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Out of Catullus.

Ome and let us live my Deare,
Let us love and never feare,
What the sowrest Fathers say:
Brightest Sol that dyes to day
Lives againe as blith to morrow;
But if we darke sons of sorrow
Set, ô then, how long a Night
Shuts the Eyes of our short light!
Then let amorous kisses dwell
On our lips, begin and tell

A thousand, and a Hundred score,
An Hundred, and a Thousand more,
Till another Thousand smother
That, and that wipe of[f] another.
Thus at last when we have numbred
Many a Thousand, many a Hundred,
Wee'l confound the reckoning quite,
And lose our selves in wild delight:
While our joyes so multiply,
As shall mocke the envious eye.

Ad Principem nondum natum.

Ascere nunc; & nunc! quid enim, puer alme, moraris?
Nulla tibi dederit dulcior hora diem.

Ergone tot tardos (ô lente!) morabere menses?

Rex redit. Ipse veni, & dic bone, Gratus ades.
Nam quid Ave nostrum? quid nostri verba triumphi?
Vagitu meliùs dixeris ista tuo.

At maneas tamen: & nobis nova causa triumphi
Sic demum fueris; nec nova causa tamen:

Nam, quoties Carolo novus aut nova nascitur inf[a]ns,
Revera toties Carolus ipse redit.


To his (supposed) Mistresse.


Ho ere she be,

That not impossible she

That shall command my heart and me;

Where ere she lye,

Lock't up from mortall Eye,
In shady leaves of Destiny;

Till that ripe Birth

Of studied fate stand forth,

And teach her faire steps to our Earth;

Till that Divine

Idea, take a shrine

Of Chrystall flesh, through which to shine;

Meet you her my wishes,

Bespeake her to my blisses,

And be ye call'd my absent kisses.

I wish her Beauty,

That owes not all his Duty

To gaudy Tire, or glistring shoo-ty.

Something more than

Taffata or Tissew can,

Or rampant feather, or rich fan.

More than the spoyle

Of shop, or silkewormes Toyle,
Or a bought blush, or a set smile.

A face thats best

By its owne beauty drest,

And can alone command the rest.

A face made up,

Out of no other shop

Than what natures white hand sets ope.

A cheeke where Youth,

And Blood, with Pen of Truth

Write, what the Reader sweetly ru'th.

A Cheeke where growes

More than a Morning Rose:
Which to no Boxe his being owes.

Lipps, where all Day

A lovers kisse may play,

Yet carry nothing thence away.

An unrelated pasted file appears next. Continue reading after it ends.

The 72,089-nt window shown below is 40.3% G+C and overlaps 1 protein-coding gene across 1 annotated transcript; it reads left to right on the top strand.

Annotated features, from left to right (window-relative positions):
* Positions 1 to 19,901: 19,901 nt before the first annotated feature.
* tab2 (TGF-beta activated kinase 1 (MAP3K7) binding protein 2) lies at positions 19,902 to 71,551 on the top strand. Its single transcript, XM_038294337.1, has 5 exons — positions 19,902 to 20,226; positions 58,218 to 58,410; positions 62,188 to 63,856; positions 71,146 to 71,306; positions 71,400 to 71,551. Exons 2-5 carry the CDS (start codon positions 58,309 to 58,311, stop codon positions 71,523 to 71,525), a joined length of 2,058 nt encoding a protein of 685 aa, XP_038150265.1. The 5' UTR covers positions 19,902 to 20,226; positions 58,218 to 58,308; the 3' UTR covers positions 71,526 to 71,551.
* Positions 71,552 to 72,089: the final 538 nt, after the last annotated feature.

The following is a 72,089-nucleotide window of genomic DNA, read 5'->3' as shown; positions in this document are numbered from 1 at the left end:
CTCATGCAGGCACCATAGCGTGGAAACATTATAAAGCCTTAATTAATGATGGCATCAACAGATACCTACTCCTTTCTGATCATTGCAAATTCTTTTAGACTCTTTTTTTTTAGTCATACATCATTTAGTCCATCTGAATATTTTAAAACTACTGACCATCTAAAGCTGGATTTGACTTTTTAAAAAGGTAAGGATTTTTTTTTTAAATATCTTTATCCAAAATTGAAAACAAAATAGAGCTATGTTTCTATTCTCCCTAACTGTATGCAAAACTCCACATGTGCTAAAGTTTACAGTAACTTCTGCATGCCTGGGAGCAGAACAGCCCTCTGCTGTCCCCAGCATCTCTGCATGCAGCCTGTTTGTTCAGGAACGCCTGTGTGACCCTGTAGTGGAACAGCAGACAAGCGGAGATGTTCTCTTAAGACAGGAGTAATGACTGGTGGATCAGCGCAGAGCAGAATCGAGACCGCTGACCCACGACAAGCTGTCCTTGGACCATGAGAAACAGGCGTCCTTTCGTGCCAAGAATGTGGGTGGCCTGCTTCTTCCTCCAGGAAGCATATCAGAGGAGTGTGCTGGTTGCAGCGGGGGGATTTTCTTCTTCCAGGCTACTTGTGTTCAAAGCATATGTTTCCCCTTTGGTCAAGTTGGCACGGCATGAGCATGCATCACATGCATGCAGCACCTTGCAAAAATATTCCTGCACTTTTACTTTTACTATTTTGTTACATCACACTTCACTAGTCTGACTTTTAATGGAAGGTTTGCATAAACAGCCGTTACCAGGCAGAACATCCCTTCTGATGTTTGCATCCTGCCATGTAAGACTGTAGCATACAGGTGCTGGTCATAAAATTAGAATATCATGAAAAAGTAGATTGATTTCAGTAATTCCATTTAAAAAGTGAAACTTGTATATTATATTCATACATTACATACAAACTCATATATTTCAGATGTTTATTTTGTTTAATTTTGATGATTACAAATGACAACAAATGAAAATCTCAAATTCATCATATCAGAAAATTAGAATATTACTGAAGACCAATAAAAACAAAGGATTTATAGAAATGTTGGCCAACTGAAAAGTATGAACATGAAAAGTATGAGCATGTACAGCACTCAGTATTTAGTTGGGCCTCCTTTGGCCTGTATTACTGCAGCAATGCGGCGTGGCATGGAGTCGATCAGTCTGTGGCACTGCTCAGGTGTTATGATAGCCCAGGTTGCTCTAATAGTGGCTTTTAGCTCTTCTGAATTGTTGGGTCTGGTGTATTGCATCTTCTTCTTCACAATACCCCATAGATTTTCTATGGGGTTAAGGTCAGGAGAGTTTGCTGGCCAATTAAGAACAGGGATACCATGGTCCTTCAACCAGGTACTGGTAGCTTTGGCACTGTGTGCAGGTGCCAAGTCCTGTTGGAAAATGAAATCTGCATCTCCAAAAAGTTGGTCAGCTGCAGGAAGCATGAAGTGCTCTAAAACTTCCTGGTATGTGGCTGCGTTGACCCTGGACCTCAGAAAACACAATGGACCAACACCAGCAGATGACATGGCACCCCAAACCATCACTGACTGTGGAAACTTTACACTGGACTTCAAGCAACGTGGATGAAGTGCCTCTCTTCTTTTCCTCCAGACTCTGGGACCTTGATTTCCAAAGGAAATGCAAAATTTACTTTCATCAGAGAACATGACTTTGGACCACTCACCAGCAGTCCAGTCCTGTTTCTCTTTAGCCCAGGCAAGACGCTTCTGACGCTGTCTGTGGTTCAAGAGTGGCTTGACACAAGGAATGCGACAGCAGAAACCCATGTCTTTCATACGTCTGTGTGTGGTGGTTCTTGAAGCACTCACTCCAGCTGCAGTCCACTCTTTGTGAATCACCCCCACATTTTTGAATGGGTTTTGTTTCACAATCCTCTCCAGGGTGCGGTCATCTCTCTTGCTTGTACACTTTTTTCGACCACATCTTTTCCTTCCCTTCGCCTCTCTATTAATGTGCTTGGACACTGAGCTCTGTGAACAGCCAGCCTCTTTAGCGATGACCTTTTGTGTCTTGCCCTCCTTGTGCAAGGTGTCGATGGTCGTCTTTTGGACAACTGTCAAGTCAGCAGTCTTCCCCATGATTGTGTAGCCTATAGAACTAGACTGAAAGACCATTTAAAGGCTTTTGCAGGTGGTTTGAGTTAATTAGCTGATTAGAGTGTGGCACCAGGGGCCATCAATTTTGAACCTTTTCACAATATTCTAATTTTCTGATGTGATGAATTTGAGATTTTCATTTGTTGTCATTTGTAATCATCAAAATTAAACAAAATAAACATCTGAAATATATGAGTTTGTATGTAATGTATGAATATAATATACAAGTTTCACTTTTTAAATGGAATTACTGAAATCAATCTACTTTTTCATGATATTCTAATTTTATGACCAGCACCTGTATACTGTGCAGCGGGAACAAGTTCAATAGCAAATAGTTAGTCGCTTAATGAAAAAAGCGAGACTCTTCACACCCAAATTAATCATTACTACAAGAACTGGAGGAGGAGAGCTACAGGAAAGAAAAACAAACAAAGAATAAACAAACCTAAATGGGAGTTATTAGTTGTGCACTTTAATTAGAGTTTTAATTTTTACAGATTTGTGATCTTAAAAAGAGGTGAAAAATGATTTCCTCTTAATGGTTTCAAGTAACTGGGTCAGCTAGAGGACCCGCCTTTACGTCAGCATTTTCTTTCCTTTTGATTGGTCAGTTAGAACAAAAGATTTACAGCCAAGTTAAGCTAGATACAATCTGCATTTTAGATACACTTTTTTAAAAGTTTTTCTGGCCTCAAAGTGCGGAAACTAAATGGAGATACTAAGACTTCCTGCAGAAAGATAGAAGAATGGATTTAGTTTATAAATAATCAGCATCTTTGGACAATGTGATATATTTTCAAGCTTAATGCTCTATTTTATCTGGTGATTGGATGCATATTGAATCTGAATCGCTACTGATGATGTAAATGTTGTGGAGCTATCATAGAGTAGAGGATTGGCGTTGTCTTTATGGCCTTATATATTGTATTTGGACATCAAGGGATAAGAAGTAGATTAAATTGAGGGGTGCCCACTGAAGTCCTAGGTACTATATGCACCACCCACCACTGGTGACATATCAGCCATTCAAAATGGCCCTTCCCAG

Lookes that oppresse

Their richest Tires, but dresse

And cloath their simplest Nakednesse.

Eyes, that displaces

The Neighbour Diamond, and out-faces

That Sunshine, by their own sweet Graces.

Tresses, that weare

Jewells, but to declare

How much themselves more pretious are.

Whose native Ray,

Can tame the wanton Day

Of Gems, that in their bright shades play.

Each Ruby there,

Or Pearle that dare appeare,

Be its own blush, be its own Teare.

A well tam'd Heart,

For whose more noble smart,

Love may be long chusing a Dart.

Eyes, that bestow

Full quivers on loves Bow;

Yet pay lesse Arrowes than they owe.

Smiles, that can warme

The blood, yet teach a charme,
That Chastity shall take no harme.

Blushes, that bin

The burnish of no sin,

Nor flames of ought too hot within.

Joyes, that confesse,

Vertue their Mistresse,

And have no other head to dresse.

Feares, fond and flight,

As the coy Brides, when Night
First does the longing Lover right.

Teares, quickly fled,

And vaine, as those are shed
For a dying Maydenhead.

Dayes, that need borrow,

No part of their good Morrow,

From a fore spent night of sorrow.

Dayes, that in spight

Of Darkenesse, by the Light

Of a cleere mind are Day all Night.

Nights, sweet as they,

Made short by Lovers play,

Yet long by th' absence of the Day.

Life, that dares send

A challenge to his end,

And when it comes say Welcome Friend,

Sydnæan showers

Óf sweet discourse, whose powers

Can Crown old Winters head with flowers.

Soft silken Hours,

Open sunnes, shady Bowers;

'Bove all, Nothing within that lowers.

What ere Delight

Can make Dayes forehead bright,

Or give Downe to the Wings of Night.

In her whole frame,

Have Nature all the Name,

Art and ornament the shame.

Her flattery,

Picture and Poesy,

Her counsell her owne vertue be.

I wish, her store

Of worth may leave her poore

Of wishes; Ánd I wish

Now if Time knowes

That her whose radiant Browes

No more.

Weave them a Garland of my vowes,

Her whose just Bayes,

My future hopes can raise,

A trophie to her present praise;

Her that dares be,

What these Lines wish to see:

I seeke no further, it is she.

'Tis she, and here

Lo I uncloath and cleare,
My wishes cloudy Character.

May she enjoy it,

Whose merit dare apply it,

But modestly dares still deny it.

Such worth as this is

Shall fixe my flying wishes,

And determine them to kisses.

Let her full Glory,

My fancyes, fly before ye,

Be ye my fictions; But her story.

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